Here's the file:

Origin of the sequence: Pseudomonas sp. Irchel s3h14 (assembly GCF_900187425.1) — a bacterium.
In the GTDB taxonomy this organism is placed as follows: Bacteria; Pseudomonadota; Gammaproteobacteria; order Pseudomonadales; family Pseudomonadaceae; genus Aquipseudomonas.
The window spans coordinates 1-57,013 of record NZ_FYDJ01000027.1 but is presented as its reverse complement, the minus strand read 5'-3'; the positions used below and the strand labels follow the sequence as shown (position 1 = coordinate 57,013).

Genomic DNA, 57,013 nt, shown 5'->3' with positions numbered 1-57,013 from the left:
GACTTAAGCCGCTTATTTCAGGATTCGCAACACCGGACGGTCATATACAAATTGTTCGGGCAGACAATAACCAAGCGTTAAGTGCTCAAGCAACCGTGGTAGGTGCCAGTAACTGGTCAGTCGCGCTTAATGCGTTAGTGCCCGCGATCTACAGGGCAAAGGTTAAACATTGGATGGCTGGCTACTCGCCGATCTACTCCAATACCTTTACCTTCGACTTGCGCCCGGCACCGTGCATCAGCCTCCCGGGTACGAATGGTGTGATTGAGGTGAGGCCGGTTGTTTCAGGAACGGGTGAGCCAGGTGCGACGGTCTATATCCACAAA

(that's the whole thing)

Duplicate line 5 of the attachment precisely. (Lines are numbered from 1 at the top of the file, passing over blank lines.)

GACTTAAGCCGCTTATTTCAGGATTCGCAACACCGGACGGTCATATACAAATTGTTCGGGCAGACAATAACCAAGCGTTAAGTGCTCAAGCAACCGTGGTAGGTGCCAGTAACTGGTCAGTCGCGCTTAATGCGTTAGTGCCCGCGATCTACAGGGCAAAGGTTAAACATTGGATGGCTGGCTACTCGCCGATCTACTCCAATACCTTTACCTTCGACTTGCGCCCGGCACCGTGCATCAGCCTCCCGGGTACGAATGGTGTGATTGAGGTGAGGCCGGTTGTTTCAGGAACGGGTGAGCCAGGTGCGACGGTCTATATCCACAAA